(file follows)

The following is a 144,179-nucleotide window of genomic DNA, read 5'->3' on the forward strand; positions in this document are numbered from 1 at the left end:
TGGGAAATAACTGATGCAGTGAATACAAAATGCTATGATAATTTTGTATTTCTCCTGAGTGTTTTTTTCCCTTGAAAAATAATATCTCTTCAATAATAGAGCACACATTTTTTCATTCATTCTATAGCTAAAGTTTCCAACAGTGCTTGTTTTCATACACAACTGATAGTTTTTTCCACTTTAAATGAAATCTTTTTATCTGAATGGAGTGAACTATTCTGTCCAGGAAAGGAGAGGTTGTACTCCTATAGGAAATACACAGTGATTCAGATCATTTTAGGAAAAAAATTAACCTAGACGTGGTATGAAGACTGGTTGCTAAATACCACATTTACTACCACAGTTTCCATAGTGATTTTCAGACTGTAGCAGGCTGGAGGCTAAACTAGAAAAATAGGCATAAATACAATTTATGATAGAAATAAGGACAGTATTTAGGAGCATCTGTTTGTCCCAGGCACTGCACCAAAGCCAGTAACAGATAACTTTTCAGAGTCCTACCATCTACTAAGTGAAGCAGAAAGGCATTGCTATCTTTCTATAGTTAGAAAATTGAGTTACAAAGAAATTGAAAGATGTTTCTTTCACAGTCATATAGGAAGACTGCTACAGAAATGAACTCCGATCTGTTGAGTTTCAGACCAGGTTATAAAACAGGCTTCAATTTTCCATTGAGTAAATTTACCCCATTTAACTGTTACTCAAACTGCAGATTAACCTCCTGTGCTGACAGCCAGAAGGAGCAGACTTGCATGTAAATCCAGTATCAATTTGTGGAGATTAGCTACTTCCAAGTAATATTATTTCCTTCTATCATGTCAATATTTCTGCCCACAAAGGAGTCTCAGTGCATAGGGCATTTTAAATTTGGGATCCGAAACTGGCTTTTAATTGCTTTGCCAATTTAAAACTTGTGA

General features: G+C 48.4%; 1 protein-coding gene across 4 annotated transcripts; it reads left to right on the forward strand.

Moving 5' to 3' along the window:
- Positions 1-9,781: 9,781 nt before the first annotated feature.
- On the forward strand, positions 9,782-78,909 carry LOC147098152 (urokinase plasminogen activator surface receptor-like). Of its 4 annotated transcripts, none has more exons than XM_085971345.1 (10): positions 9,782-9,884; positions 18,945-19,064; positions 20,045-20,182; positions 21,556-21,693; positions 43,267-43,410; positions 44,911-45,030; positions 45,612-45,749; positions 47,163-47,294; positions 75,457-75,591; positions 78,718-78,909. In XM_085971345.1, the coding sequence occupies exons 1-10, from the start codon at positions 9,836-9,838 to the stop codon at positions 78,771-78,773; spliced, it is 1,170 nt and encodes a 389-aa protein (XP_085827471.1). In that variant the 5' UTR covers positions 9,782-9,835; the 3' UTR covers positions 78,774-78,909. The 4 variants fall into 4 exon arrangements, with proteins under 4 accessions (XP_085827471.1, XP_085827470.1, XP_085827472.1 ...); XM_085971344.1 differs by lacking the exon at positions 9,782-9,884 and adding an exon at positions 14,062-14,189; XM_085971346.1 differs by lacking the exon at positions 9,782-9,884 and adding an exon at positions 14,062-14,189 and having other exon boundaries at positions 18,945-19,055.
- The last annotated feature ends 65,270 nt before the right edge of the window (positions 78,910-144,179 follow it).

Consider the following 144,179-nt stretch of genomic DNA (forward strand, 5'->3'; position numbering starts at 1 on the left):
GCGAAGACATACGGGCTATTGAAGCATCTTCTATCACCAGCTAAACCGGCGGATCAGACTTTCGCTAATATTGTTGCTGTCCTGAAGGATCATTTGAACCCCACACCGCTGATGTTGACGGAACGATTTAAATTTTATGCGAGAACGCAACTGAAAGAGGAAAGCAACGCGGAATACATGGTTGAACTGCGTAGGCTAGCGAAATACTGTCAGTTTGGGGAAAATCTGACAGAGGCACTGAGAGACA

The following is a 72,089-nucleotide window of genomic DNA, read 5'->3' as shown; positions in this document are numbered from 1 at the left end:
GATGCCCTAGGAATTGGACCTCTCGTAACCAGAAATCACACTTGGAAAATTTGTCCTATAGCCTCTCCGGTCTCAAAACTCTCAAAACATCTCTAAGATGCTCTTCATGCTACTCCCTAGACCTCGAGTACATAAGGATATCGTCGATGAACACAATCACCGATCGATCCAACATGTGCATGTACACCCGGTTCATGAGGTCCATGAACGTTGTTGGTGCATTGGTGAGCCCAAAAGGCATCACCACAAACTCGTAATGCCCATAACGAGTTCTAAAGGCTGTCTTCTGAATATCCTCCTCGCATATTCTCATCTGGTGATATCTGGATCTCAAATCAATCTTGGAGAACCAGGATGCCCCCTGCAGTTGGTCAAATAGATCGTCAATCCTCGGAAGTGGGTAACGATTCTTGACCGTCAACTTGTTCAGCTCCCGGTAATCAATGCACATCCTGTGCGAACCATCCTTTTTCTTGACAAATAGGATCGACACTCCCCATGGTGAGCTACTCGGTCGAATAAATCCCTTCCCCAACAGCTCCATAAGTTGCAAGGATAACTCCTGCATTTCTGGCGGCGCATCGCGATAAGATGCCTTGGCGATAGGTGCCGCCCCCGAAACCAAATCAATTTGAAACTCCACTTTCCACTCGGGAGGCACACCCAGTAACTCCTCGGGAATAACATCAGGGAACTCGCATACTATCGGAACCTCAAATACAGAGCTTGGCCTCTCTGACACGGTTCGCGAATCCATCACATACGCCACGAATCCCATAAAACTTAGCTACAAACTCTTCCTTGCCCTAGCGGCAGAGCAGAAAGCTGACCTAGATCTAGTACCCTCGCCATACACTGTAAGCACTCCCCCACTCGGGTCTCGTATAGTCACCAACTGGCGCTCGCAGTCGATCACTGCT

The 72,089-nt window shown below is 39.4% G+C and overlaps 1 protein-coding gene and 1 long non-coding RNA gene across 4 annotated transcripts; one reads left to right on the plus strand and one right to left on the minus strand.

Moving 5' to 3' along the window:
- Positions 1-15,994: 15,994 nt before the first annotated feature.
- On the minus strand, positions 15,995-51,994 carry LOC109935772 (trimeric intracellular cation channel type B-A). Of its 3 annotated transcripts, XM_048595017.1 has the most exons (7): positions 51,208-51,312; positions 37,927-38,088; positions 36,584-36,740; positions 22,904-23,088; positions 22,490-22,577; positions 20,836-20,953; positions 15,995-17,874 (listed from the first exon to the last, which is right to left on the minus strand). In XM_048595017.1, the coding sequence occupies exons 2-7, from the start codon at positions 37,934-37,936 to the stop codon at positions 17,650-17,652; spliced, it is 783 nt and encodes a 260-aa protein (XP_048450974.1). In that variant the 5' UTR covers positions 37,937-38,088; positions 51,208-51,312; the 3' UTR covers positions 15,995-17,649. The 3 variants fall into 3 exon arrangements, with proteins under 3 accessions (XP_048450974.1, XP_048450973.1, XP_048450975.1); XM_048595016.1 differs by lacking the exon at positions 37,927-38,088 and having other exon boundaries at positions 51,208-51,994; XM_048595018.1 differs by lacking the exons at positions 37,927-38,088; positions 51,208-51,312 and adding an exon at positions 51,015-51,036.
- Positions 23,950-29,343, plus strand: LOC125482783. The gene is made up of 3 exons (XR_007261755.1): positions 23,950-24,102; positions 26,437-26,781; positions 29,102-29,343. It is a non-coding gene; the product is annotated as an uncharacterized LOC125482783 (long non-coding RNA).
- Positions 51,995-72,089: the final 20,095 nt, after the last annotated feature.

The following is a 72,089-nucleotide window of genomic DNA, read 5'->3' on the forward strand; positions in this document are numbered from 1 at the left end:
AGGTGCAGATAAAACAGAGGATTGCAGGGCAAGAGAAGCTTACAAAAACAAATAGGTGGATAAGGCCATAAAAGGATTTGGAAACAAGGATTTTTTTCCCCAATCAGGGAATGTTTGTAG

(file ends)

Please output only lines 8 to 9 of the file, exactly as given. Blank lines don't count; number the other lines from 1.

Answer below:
Consider the following 144,179-nt stretch of genomic DNA (forward strand, 5'->3'; position numbering starts at 1 on the left):
GCGAAGACATACGGGCTATTGAAGCATCTTCTATCACCAGCTAAACCGGCGGATCAGACTTTCGCTAATATTGTTGCTGTCCTGAAGGATCATTTGAACCCCACACCGCTGATGTTGACGGAACGATTTAAATTTTATGCGAGAACGCAACTGAAAGAGGAAAGCAACGCGGAATACATGGTTGAACTGCGTAGGCTAGCGAAATACTGTCAGTTTGGGGAAAATCTGACAGAGGCACTGAGAGACA